The use of antibiotics in animals is decreasing
You would think the Suez crisis is over, but not for the hundreds of thousands of living animals that are still trapped in the Suez crossing, animals that now lack food and water. In total, more than 200,000 live animals from Colombia, Spain and more than half of Romania have not yet reached their destination. They are very likely to die as food and water quickly run out in the overcrowded ships that take them to their slaughter. – writes Cristian Gherasim
The maritime blockade generated by Ever Given may have passed, but there are still many ships dealing with live animals for thousands of kilometers that have not even crossed the Suez while we expected them to have priority due to the fragility that they are days late.
Animal welfare NGOs explained that even though EU law requires carriers to load 25 percent more food than expected for their trip in the event of a delay, this rarely happens.
Animal rights NGOs say that even with the 25 percent buffer, these ships would now run out of feed long before they arrive in port.
For example, ships that left Romania on March 16 were due to arrive in Jordan on March 23, but they would now reach the port no earlier than April 1. It’s a nine-day deadline. Even if the ship had the required 25 percent extra feed, it would only have lasted 1.5 days
Some of the 11 packed ships that left Romania to transport 130,000 live animals to the Persian Gulf states are running out of food and water even before Ever Given is dislodged. Romanian authorities said in a press release that they had been informed that priority would be given to these vessels, but nothing like this happened, NGOs said.
It is very likely that we will never know the scale of the worst maritime animal welfare disaster in history, as carriers routinely throw dead animals overboard to hide the evidence. Moreover, Romania would not disclose this information either, as it would not be good and the authorities know that this would lead to investigations.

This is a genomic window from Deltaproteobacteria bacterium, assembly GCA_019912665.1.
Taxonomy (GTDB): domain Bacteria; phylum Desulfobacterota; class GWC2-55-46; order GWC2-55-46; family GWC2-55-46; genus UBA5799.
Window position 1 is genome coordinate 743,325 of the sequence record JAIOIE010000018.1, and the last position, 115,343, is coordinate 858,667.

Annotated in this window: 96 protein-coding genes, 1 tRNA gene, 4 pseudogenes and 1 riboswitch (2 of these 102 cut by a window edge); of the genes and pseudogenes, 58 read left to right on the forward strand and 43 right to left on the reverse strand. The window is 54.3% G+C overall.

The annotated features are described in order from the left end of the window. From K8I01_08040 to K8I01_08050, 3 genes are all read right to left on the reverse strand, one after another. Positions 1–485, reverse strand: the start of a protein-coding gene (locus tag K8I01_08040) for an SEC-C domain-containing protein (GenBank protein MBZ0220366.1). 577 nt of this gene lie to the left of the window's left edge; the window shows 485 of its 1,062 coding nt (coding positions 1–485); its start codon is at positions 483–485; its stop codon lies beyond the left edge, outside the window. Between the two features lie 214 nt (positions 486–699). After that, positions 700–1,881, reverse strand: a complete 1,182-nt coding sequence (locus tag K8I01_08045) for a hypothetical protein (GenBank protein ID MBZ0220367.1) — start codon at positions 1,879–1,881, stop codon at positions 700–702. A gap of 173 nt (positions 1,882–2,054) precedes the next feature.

Live animals are slowly cooked alive in the scorching heat of these confined metal containers.
Say again surveys showed animals exported to Gulf countries dying from high temperatures, violently unloaded from ships, crammed into car trunks and slaughtered by unqualified butchers
Romania exports a lot of live animals despite the appalling conditions. It has been singled out by the European Commission for its bad practices in exporting live animals. Last year alone, more than 14,000 sheep drowned when a cargo ship capsized off the Black Sea coast. A year earlier, the European Commissioner for Food Safety had called for the suspension of exports of live animals due to the heat. Romania then doubled its exports.
Exports of live animals are not only cruel, but also damaging to the economy. Farmers who lack local meat processing facilities say they are losing money shipping their cattle overseas. Live animals are sold 10 times cheaper than if the meat were processed in the country and then exported.
Romania’s live animal exports remain unchanged even during the hot summer months despite repeated warnings from Brussels, despite the fact that countries like Australia and New Zealand have put an end to it, and although this or economic nonsense. Experts and studies show that processed and chilled meat would be more beneficial, bring economic benefits and higher yields